University of Missouri

Now playing for Mizzou women's basketball: an entire lineup of three-point shooters

Missouri guard Sophie Cunningham tried to drive around Georgia forward Malury Bates in an SEC tournament game on Friday night in Nashville, Tenn.
Missouri guard Sophie Cunningham tried to drive around Georgia forward Malury Bates in an SEC tournament game on Friday night in Nashville, Tenn. Associated Press

The rules of the summer are simple. The Missouri women’s basketball team must play with a 20-second shot clock, and anyone who feels comfortable bringing the ball upcourt should do so in four dribbles or less.

“Not even four,” junior Amber Smith said. “That’s really stretching it.”

These rules that emphasize speed guide the Tigers’ biweekly one-hour pick-up sessions during the summer, when players can only practice with coaches for four hours per week. The first team to seven points wins, and the losing team runs suicides. Over and over until an hour has passed.

On the first possession of Thursday’s practice, Smith and star Sophie Cunningham screened for guard Lauren Aldridge. Then Cunningham popped to the perimeter for a quick three. The next possession, Smith tossed a pass from one three-point line to the other, where Cunningham attempted another quick shot from deep. The Tigers only utilized post-ups when they recognized mismatches, such as when 5-foot-8 freshman Akira Levy was guarding the 6-foot-1 Cunningham.

MU coach Robin Pingeton said the motivation for these games and for this style is rooted in an appreciation for some of of today’s great teams, including the Villanova Wildcats, who filled the court with three-point shooters to win the 2017 men’s NCAA Tournament.

But the Tigers are also playing this way because they have to. Former All-SEC forward Jordan Frericks exhausted her eligibility. Then 6-foot-4 Cierra Porter medically retired earlier this summer. So Mizzou has no proven size or post presence. MU’s tallest player, 6-4 Brittany Garner, is a freshman. Only three other Tigers stand taller than 6 feet.

So for Cunningham’s final collegiate season, Missouri intends to spread the floor with five Tigers playing on the perimeter, opening the paint for drives and standing ready to launch from deep.

Mizzou plans to control the pace of the game on defense, too, with a constant full-court, pressure defense.

“Whew, it is exciting,” Cunningham said. “But I have to get in shape.”

Fan bikes, the newest additions to the team’s weight room, have become the bane of summer conditioning sessions. Smith said other programs should not order them. Cunningham claims to have had “an out-of-body experience because they’re so hard.”

“It’s terrible when you’re in it, but after you feel accomplished,” Cunningham said of the fan bike workouts. “It’s good. But they suck.”

A season ago, Missouri was third in the Southeastern Conference in made three-pointers, fourth in three-point field goal attempts and third in three-point shooting percentage, so taking and making shots from deep won’t be an adjustment. But playing at a such a fast pace will be. Mizzou, which utilizes a free-flowing motion offense, was last in the SEC in field goal attempts this past season, and the Tigers’ 66.8 possessions per 40 minutes ranked 307th in the county, according to HerHoopStats.com.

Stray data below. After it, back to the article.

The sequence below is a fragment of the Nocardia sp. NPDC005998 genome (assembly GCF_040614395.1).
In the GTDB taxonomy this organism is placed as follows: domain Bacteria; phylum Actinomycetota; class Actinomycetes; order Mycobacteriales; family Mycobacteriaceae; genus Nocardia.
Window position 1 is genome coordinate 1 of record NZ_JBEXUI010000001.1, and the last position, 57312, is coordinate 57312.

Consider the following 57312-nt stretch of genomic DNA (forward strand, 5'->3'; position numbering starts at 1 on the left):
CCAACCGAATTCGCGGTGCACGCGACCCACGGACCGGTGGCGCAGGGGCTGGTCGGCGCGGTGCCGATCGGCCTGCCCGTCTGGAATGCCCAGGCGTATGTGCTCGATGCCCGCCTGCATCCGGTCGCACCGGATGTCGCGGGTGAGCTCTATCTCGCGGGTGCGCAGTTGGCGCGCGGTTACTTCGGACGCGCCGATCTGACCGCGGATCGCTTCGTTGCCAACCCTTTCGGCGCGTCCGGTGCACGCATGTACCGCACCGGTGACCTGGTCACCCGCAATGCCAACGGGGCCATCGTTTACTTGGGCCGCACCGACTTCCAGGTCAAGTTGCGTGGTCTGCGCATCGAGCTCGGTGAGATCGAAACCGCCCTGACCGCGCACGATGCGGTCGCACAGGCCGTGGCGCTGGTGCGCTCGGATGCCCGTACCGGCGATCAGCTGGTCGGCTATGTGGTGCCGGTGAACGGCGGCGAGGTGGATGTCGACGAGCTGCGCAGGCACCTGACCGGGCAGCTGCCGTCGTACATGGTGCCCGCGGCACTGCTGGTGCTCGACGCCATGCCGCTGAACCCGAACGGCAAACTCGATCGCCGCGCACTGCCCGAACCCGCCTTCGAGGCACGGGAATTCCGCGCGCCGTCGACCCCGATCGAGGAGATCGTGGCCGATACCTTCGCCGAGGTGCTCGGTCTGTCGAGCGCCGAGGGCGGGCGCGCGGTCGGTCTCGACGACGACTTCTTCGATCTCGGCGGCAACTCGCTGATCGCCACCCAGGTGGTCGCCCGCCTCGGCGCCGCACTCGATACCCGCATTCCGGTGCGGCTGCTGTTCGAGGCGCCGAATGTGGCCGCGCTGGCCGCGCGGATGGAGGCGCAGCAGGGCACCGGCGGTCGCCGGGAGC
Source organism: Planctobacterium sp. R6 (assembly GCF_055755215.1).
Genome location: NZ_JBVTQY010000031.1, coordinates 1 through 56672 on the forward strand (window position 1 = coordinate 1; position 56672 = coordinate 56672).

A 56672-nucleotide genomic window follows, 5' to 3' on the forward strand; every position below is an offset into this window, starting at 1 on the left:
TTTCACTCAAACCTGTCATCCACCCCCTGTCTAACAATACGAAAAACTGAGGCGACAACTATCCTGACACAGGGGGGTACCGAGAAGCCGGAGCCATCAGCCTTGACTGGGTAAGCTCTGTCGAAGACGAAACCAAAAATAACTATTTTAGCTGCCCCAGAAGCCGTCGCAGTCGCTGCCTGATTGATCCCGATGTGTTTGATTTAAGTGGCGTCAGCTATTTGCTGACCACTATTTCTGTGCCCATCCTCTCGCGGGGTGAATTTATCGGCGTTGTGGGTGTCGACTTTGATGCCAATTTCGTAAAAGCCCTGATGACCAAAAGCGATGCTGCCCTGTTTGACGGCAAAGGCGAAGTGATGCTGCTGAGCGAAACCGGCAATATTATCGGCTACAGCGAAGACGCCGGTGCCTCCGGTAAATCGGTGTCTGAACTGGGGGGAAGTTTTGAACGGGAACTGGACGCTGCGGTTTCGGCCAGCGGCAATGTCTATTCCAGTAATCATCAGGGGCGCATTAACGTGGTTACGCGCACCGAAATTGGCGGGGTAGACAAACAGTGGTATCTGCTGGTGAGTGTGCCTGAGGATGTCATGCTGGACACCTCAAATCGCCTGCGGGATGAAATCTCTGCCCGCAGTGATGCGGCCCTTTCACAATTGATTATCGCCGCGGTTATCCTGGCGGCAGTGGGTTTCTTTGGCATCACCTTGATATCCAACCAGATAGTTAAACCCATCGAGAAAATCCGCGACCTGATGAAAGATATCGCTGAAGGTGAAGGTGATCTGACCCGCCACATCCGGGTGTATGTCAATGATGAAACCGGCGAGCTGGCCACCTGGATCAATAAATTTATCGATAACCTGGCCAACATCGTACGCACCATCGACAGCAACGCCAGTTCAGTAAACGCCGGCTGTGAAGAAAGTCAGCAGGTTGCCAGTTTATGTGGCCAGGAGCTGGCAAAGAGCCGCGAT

Most SEC teams will be bigger than Mizzou and will utilize post players who MU might have trouble boxing out and defending, so now the Tigers must play to their “disadvantages,” Cunningham said. That means playing at a hellish pace and making bigger post players guard Missouri on the perimeter.

The Tigers believe this will work, in part, because it worked against them just a few months ago. Florida Gulf Coast — a team that led the country last season in three-point attempts and makes while playing without anyone standing even 6 feet tall — upset Missouri in the first round of the 2018 NCAA Tournament. The Tigers aggressively closed out on the Eagles on the three-point line in that game, and the quicker Florida Gulf Coast players drove past their defenders on their way to drawing fouls from Frericks and Porter.

University of Missouri junior guard Sophie Cunningham scored 35 points in Missouri’s opening-round loss to Florida Gulf Coast on Saturday, March 17, 2018.

“Those were the toughest teams that we played (last season), those teams that really spread you out, made you guard the dribble drive and took advantage of some mismatch opportunities,” Pingeton said.

The coach — who returns three starters in Cunningham, Smith and Aldridge — knows she’ll need a deep bench to play this style effectively. She thinks 6-foot freshman Grace Berg has the potential to play multiple positions next season, and Levy, who likes to push the pace and launch shots from well beyond three-point line, should fit into the new offense, too.

It is only July, so Pingeton cautioned there’s lots left to do: more offensive principles to introduce, more full-court press instructions to provide.

But for now, she said, “it feels really good.” There are few dribbles and plenty of threes.

“Way to run,” Cunningham told her teammates on Thursday, at the conclusion of their second scrimmage, just seven minutes into practice.

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